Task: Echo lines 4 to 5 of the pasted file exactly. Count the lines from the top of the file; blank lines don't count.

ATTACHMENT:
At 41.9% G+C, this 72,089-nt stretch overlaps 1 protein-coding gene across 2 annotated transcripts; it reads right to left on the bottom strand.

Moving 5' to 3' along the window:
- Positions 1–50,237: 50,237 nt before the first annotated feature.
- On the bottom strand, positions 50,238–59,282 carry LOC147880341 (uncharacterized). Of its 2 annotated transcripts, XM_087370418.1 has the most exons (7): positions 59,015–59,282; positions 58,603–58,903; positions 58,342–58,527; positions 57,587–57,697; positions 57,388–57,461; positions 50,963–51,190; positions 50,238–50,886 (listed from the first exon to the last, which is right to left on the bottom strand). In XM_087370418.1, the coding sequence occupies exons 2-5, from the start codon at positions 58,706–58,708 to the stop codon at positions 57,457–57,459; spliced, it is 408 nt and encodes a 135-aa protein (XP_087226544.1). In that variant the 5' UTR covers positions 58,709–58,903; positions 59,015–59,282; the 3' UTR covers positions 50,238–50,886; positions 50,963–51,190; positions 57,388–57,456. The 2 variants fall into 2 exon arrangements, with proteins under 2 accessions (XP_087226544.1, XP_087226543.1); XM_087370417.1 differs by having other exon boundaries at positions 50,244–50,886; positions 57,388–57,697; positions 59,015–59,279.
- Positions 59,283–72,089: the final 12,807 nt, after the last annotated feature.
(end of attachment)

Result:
- On the bottom strand, positions 50,238–59,282 carry LOC147880341 (uncharacterized). Of its 2 annotated transcripts, XM_087370418.1 has the most exons (7): positions 59,015–59,282; positions 58,603–58,903; positions 58,342–58,527; positions 57,587–57,697; positions 57,388–57,461; positions 50,963–51,190; positions 50,238–50,886 (listed from the first exon to the last, which is right to left on the bottom strand). In XM_087370418.1, the coding sequence occupies exons 2-5, from the start codon at positions 58,706–58,708 to the stop codon at positions 57,457–57,459; spliced, it is 408 nt and encodes a 135-aa protein (XP_087226544.1). In that variant the 5' UTR covers positions 58,709–58,903; positions 59,015–59,282; the 3' UTR covers positions 50,238–50,886; positions 50,963–51,190; positions 57,388–57,456. The 2 variants fall into 2 exon arrangements, with proteins under 2 accessions (XP_087226544.1, XP_087226543.1); XM_087370417.1 differs by having other exon boundaries at positions 50,244–50,886; positions 57,388–57,697; positions 59,015–59,279.
- Positions 59,283–72,089: the final 12,807 nt, after the last annotated feature.